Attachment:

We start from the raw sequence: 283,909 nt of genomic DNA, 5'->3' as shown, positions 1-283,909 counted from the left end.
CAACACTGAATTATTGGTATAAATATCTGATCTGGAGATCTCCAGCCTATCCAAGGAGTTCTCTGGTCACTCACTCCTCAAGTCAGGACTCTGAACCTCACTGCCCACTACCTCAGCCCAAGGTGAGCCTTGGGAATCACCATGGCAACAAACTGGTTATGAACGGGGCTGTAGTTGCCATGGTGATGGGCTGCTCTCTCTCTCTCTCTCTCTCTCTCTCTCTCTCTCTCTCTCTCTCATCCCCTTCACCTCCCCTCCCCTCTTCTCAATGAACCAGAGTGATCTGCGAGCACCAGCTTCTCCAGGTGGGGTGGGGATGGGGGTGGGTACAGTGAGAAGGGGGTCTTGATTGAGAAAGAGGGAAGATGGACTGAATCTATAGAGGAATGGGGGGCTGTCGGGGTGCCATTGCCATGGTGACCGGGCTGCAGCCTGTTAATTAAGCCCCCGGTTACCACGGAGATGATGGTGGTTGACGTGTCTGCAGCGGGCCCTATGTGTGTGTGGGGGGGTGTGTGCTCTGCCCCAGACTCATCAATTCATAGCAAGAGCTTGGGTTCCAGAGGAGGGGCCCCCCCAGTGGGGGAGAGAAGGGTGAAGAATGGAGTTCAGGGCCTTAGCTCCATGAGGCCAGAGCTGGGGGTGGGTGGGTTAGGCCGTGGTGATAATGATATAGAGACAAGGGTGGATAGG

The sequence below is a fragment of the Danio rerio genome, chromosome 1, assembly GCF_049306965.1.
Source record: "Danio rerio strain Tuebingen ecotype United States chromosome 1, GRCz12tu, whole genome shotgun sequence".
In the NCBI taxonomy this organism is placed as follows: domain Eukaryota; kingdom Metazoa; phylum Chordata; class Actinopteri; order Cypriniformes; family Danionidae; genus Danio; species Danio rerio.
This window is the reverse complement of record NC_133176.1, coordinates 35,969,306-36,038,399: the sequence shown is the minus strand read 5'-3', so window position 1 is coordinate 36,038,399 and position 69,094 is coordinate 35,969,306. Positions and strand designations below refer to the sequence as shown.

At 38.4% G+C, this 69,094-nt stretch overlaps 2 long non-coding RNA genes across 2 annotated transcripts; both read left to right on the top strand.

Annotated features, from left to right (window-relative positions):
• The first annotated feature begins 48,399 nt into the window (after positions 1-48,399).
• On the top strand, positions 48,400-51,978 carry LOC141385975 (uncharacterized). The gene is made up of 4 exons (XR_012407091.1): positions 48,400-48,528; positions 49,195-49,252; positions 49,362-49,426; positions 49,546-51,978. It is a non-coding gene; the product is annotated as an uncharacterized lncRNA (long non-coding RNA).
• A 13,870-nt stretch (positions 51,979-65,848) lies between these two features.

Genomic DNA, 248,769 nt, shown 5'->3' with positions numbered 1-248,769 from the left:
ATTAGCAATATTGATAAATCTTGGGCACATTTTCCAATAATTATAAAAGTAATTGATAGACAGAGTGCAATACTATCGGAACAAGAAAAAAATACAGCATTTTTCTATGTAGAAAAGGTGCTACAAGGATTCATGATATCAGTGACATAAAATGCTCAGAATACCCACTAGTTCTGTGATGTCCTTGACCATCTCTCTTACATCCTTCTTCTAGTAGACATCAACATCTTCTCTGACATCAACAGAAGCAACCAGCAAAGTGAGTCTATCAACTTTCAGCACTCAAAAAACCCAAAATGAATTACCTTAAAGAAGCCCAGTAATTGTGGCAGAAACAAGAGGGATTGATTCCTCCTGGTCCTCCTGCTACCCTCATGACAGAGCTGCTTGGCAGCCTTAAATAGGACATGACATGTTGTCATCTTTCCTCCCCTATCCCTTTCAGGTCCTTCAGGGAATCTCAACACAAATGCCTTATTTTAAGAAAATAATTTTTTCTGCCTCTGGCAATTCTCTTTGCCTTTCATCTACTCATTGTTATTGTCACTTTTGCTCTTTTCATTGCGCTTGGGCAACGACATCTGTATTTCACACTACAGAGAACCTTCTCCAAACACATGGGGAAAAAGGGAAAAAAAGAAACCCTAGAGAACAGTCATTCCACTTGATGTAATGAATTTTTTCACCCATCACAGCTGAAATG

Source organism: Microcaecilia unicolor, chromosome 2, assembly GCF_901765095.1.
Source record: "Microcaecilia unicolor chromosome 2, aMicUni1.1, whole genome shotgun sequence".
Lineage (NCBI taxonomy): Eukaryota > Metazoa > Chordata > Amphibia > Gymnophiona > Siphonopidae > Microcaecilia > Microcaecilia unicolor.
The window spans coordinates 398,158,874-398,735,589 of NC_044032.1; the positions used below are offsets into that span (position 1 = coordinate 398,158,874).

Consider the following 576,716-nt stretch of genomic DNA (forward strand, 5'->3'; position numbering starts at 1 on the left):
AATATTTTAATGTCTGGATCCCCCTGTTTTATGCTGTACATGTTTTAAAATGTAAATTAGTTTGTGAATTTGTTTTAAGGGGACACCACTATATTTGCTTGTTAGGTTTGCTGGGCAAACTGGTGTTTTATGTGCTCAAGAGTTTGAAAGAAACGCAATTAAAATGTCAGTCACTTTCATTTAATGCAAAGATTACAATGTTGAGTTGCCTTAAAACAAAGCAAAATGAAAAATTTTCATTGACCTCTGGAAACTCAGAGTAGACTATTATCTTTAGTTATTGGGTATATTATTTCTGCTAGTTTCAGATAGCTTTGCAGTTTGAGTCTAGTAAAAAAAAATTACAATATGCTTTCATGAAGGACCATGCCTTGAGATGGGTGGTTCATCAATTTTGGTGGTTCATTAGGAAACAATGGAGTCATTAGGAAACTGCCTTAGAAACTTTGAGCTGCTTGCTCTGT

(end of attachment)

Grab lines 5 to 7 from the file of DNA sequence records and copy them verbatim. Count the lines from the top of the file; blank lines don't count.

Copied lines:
In the NCBI taxonomy this organism is placed as follows: domain Eukaryota; kingdom Metazoa; phylum Chordata; class Actinopteri; order Cypriniformes; family Danionidae; genus Danio; species Danio rerio.
This window is the reverse complement of record NC_133176.1, coordinates 35,969,306-36,038,399: the sequence shown is the minus strand read 5'-3', so window position 1 is coordinate 36,038,399 and position 69,094 is coordinate 35,969,306. Positions and strand designations below refer to the sequence as shown.

At 38.4% G+C, this 69,094-nt stretch overlaps 2 long non-coding RNA genes across 2 annotated transcripts; both read left to right on the top strand.